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Iranian Police Set Up 'Internet Crime' Unit


Iranian Police Set Up 'Internet Crime' Unit

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A top Iranian police official says that a new police unit has been set up to combat what he calls "Internet crime". Analysts, however, are interpreting the move as another step by the government to crack down on the opposition, which uses the Internet heavily to communicate and spread its message.

Iran's top police chief, Brigadier General Esmail Ahmadi-Moqaddam says that his organization is setting up a "cyber police division" to combat what he terms "Internet crime."

Fars News Agency reported that Ahmadi-Moqaddam complained that "Internet crime" was on the rise and that the Iranian police must "increase its capabilities to counter such violations."

Iranian law mixes activities such as theft, fraud and forgery, with more subtle and often political activities lumped together under the categories "defamation and mischief." The latter two categories have analysts worried.

Police Colonel Mehrdad Omidi, who runs the Internet crime division, stated in the Iranian press, Saturday, that what he calls "insults and spreading of lies," would be fought vigorously.

He also noted that a 12-member commission would now be involved in policing "political matters on the internet." He said , given the spread of Internet use, police must confront crimes taking police in the Web atmosphere.

Most Iranian opposition Web sites, including those of top leaders Mir Hossein Mousavi and Ayatollah Mehdi Karrubi are considered illegal and are now blocked inside Iran.

Reza Moini of Paris-based NGO Reporters Without Borders says that Iran's Revolutionary Guards are increasingly taking over internet surveillance from other government agencies:

He says that there are several points to stress: notably that when the Iranian parliament ratified the Internet law there were several institutions put in charge of surveillance, but now, with the opposition movement continuing unabated, the regime is concerned that the Internet is playing a key role in informing people and spreading information. This, he says, is where the police are becoming involved, and he says, by police, what is meant is the "Guardians of the Revolution," who are increasingly trying to seize the lead.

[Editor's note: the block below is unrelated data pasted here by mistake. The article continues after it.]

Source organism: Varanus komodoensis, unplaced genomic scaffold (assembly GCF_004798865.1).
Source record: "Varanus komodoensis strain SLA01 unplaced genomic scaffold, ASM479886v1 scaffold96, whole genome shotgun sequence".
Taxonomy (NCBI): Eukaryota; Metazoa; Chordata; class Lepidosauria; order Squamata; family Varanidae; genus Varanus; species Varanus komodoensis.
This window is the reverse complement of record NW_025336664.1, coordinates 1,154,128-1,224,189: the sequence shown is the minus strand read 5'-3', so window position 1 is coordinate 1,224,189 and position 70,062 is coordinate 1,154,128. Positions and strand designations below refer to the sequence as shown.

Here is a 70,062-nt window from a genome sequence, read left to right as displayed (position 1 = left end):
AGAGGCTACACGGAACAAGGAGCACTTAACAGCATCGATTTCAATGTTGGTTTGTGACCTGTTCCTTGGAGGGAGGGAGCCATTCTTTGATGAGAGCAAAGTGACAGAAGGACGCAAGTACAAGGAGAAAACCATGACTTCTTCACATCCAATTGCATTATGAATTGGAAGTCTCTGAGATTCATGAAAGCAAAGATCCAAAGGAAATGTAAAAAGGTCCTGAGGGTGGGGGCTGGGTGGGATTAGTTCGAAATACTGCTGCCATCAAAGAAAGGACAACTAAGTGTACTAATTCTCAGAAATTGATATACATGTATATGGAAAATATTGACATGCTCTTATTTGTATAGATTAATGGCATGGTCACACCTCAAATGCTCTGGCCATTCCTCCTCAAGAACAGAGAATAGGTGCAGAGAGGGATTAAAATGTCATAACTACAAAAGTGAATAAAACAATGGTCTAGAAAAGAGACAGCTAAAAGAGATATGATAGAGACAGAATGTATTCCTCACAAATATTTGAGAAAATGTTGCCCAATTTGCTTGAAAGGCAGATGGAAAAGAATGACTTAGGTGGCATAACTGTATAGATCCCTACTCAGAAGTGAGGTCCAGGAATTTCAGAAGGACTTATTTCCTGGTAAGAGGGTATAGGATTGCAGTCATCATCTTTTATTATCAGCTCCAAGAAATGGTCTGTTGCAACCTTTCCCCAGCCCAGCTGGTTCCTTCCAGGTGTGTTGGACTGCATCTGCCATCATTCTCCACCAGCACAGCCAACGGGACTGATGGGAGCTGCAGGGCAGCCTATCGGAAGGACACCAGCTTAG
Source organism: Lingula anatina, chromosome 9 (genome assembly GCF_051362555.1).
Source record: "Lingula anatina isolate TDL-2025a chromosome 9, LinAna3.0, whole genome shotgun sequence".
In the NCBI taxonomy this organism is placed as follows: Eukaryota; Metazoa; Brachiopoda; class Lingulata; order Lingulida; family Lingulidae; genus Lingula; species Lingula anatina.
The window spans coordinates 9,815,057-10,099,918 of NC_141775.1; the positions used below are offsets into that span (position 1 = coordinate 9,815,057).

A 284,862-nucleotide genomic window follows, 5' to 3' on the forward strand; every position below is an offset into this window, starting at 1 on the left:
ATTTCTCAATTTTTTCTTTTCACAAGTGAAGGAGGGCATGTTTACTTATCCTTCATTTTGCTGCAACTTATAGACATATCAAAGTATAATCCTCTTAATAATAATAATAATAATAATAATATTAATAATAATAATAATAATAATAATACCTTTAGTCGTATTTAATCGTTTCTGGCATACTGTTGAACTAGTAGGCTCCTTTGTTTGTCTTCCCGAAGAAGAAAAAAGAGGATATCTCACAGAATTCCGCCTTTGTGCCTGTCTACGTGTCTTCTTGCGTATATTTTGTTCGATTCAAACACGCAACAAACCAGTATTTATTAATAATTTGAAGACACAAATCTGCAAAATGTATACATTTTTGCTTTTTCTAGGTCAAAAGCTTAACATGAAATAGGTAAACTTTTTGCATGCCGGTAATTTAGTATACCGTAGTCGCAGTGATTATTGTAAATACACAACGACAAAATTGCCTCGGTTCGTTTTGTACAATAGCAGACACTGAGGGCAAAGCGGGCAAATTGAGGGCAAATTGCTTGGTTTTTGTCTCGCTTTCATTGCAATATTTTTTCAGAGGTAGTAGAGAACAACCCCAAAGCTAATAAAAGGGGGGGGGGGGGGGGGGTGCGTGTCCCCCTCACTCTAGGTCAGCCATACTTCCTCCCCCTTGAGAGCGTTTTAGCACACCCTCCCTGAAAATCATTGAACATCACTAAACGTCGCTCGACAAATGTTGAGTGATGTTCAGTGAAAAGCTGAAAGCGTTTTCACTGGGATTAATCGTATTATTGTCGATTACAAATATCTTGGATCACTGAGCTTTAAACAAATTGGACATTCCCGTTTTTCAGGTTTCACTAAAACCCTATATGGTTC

The Intelligence Ministry has clamped down on both the Internet and on mobile phone communications during opposition demonstrations to disrupt communications. Opposition activists complain that internet speeds were brought to dismally slow levels and that they were forced to use proxies to prevent their IP addresses from being detected.

Still, many popular opposition sites, like Mir Hossein Mousavi's Facebook Web page, get thousands of visitors daily and put out up-to-the-minute bulletins of opposition activities.

One well-known young opposition activist, Mohammed Reza Jalaiepour, who was later arrested by the government, placed this emotional confession about why he joined the opposition on Mousavi's Facebook Web site.

Reza Moini says that there are a handful of Internet activists and website creators who have been arrested by the government and are now languishing in prison.

Police Colonel Omidi insists that Iranian government authorities will intervene in political matters on the Internet if there has been an illegal act.

Iranian intellectuals and opposition activists remain in contact with each other and with the outside world by posting comments and information about their activities on Web sites both inside and outside Iran. Many complain that they live in fear of being detected by the government and arrested.